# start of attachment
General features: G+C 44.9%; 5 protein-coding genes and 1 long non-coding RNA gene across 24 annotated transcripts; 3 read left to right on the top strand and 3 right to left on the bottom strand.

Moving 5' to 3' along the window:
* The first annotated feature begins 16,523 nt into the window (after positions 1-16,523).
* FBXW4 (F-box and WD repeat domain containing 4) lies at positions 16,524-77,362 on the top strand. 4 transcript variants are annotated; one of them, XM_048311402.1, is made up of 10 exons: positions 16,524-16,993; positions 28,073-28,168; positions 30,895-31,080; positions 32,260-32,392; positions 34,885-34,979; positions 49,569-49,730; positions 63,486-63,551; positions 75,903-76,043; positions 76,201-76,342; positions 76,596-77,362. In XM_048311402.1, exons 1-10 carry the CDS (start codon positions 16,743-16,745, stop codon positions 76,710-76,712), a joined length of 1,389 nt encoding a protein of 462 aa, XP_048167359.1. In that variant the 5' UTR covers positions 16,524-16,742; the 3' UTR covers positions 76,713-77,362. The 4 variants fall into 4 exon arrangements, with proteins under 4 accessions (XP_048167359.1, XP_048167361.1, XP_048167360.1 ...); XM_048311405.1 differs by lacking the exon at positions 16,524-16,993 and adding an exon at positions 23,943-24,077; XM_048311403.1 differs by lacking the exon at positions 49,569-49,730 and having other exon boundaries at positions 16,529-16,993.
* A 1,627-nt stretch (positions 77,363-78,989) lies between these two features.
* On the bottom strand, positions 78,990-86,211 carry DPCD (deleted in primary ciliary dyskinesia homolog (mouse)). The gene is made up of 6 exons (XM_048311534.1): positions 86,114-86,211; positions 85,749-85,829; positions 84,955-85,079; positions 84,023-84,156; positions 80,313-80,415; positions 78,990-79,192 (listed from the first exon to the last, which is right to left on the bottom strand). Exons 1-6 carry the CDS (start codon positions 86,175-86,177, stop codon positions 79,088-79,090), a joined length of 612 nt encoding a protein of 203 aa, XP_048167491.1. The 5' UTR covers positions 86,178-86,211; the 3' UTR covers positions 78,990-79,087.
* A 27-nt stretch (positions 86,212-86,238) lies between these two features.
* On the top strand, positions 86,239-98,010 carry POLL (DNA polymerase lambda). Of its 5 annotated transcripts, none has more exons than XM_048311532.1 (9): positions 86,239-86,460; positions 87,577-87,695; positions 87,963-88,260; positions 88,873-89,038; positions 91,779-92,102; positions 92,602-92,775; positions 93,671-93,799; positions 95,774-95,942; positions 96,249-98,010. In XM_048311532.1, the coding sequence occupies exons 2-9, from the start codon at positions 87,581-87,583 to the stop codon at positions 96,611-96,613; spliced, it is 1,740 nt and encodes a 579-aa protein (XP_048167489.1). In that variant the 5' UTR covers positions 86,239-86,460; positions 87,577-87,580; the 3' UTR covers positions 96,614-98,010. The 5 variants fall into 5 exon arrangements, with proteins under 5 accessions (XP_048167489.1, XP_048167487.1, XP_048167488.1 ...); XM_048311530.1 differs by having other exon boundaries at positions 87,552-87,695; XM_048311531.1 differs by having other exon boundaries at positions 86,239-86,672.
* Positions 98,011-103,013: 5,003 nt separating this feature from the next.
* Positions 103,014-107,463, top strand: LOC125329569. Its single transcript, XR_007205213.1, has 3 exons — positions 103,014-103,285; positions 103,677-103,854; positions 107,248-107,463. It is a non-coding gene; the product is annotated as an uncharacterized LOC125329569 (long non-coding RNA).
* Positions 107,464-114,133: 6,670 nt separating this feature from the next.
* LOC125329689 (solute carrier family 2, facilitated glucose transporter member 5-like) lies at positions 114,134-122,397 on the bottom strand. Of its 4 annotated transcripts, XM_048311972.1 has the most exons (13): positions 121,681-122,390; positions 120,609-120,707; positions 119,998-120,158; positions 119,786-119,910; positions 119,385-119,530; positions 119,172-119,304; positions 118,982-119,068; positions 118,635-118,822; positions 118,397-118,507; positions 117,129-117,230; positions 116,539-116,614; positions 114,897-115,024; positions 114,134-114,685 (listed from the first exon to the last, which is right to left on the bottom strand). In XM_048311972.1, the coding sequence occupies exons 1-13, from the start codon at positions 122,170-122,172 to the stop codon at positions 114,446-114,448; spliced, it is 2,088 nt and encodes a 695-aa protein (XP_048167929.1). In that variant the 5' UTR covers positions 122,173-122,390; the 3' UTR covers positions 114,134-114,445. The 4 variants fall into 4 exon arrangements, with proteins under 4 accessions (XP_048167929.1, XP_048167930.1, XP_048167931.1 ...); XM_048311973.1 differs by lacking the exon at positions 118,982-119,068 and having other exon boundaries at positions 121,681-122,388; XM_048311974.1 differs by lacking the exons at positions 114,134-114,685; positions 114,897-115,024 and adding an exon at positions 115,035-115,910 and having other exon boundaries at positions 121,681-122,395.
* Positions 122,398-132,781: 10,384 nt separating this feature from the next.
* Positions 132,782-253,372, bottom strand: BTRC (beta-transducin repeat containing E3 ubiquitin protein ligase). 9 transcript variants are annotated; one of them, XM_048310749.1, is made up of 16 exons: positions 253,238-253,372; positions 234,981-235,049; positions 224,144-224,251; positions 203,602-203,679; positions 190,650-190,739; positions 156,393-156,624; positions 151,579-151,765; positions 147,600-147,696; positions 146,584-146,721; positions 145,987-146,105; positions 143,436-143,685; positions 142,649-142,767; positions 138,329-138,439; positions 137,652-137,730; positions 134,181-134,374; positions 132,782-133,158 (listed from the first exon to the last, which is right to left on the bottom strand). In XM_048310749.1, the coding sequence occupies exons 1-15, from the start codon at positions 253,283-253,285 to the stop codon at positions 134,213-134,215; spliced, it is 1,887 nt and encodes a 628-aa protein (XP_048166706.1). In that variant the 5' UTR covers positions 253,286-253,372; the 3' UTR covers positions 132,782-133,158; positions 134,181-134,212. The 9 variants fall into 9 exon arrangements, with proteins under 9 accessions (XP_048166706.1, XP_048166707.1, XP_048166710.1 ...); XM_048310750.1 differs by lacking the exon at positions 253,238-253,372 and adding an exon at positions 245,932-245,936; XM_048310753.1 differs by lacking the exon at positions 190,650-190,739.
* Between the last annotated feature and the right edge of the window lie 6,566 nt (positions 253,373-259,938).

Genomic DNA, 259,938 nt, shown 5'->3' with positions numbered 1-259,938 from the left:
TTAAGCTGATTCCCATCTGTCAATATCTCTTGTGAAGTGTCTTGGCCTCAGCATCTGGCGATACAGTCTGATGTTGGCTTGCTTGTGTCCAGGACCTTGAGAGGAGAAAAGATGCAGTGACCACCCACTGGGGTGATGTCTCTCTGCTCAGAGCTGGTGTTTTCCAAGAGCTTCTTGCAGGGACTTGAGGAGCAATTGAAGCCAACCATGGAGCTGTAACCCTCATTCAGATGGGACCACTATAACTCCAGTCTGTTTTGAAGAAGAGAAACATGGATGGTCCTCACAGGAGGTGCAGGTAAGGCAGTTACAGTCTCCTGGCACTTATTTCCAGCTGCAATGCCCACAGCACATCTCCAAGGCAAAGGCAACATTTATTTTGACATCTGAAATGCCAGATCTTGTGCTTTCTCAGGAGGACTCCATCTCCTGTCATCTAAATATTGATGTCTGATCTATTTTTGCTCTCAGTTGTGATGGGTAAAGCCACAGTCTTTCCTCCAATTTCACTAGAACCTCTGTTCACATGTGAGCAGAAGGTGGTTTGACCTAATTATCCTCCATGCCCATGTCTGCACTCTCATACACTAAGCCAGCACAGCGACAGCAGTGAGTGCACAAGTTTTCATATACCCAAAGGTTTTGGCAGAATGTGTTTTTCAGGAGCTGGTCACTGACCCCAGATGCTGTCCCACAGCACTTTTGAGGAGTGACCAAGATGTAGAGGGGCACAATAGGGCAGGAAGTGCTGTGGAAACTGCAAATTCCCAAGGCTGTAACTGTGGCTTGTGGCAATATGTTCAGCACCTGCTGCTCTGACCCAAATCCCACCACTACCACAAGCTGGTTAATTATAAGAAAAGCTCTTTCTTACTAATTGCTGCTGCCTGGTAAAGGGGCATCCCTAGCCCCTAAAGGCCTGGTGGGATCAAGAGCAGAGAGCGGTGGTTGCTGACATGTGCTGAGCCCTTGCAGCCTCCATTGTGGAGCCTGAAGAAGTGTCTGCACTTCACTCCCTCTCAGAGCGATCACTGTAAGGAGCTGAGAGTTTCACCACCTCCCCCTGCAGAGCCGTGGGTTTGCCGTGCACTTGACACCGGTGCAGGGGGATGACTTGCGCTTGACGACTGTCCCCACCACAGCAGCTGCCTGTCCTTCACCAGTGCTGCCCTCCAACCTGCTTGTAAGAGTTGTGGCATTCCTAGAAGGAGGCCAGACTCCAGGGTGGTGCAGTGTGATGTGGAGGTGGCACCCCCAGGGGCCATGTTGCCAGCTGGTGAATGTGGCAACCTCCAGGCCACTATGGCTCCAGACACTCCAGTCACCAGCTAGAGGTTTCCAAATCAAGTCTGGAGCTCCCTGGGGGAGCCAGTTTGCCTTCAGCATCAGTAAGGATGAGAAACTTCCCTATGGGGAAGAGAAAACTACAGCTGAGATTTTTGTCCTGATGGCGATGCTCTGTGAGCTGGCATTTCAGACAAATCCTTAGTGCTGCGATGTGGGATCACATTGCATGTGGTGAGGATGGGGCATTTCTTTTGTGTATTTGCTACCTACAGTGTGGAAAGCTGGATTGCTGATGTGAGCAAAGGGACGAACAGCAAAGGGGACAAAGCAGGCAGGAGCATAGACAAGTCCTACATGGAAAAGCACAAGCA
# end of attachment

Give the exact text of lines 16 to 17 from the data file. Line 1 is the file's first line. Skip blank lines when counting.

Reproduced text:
Genomic DNA, 259,938 nt, shown 5'->3' with positions numbered 1-259,938 from the left:
TTAAGCTGATTCCCATCTGTCAATATCTCTTGTGAAGTGTCTTGGCCTCAGCATCTGGCGATACAGTCTGATGTTGGCTTGCTTGTGTCCAGGACCTTGAGAGGAGAAAAGATGCAGTGACCACCCACTGGGGTGATGTCTCTCTGCTCAGAGCTGGTGTTTTCCAAGAGCTTCTTGCAGGGACTTGAGGAGCAATTGAAGCCAACCATGGAGCTGTAACCCTCATTCAGATGGGACCACTATAACTCCAGTCTGTTTTGAAGAAGAGAAACATGGATGGTCCTCACAGGAGGTGCAGGTAAGGCAGTTACAGTCTCCTGGCACTTATTTCCAGCTGCAATGCCCACAGCACATCTCCAAGGCAAAGGCAACATTTATTTTGACATCTGAAATGCCAGATCTTGTGCTTTCTCAGGAGGACTCCATCTCCTGTCATCTAAATATTGATGTCTGATCTATTTTTGCTCTCAGTTGTGATGGGTAAAGCCACAGTCTTTCCTCCAATTTCACTAGAACCTCTGTTCACATGTGAGCAGAAGGTGGTTTGACCTAATTATCCTCCATGCCCATGTCTGCACTCTCATACACTAAGCCAGCACAGCGACAGCAGTGAGTGCACAAGTTTTCATATACCCAAAGGTTTTGGCAGAATGTGTTTTTCAGGAGCTGGTCACTGACCCCAGATGCTGTCCCACAGCACTTTTGAGGAGTGACCAAGATGTAGAGGGGCACAATAGGGCAGGAAGTGCTGTGGAAACTGCAAATTCCCAAGGCTGTAACTGTGGCTTGTGGCAATATGTTCAGCACCTGCTGCTCTGACCCAAATCCCACCACTACCACAAGCTGGTTAATTATAAGAAAAGCTCTTTCTTACTAATTGCTGCTGCCTGGTAAAGGGGCATCCCTAGCCCCTAAAGGCCTGGTGGGATCAAGAGCAGAGAGCGGTGGTTGCTGACATGTGCTGAGCCCTTGCAGCCTCCATTGTGGAGCCTGAAGAAGTGTCTGCACTTCACTCCCTCTCAGAGCGATCACTGTAAGGAGCTGAGAGTTTCACCACCTCCCCCTGCAGAGCCGTGGGTTTGCCGTGCACTTGACACCGGTGCAGGGGGATGACTTGCGCTTGACGACTGTCCCCACCACAGCAGCTGCCTGTCCTTCACCAGTGCTGCCCTCCAACCTGCTTGTAAGAGTTGTGGCATTCCTAGAAGGAGGCCAGACTCCAGGGTGGTGCAGTGTGATGTGGAGGTGGCACCCCCAGGGGCCATGTTGCCAGCTGGTGAATGTGGCAACCTCCAGGCCACTATGGCTCCAGACACTCCAGTCACCAGCTAGAGGTTTCCAAATCAAGTCTGGAGCTCCCTGGGGGAGCCAGTTTGCCTTCAGCATCAGTAAGGATGAGAAACTTCCCTATGGGGAAGAGAAAACTACAGCTGAGATTTTTGTCCTGATGGCGATGCTCTGTGAGCTGGCATTTCAGACAAATCCTTAGTGCTGCGATGTGGGATCACATTGCATGTGGTGAGGATGGGGCATTTCTTTTGTGTATTTGCTACCTACAGTGTGGAAAGCTGGATTGCTGATGTGAGCAAAGGGACGAACAGCAAAGGGGACAAAGCAGGCAGGAGCATAGACAAGTCCTACATGGAAAAGCACAAGCA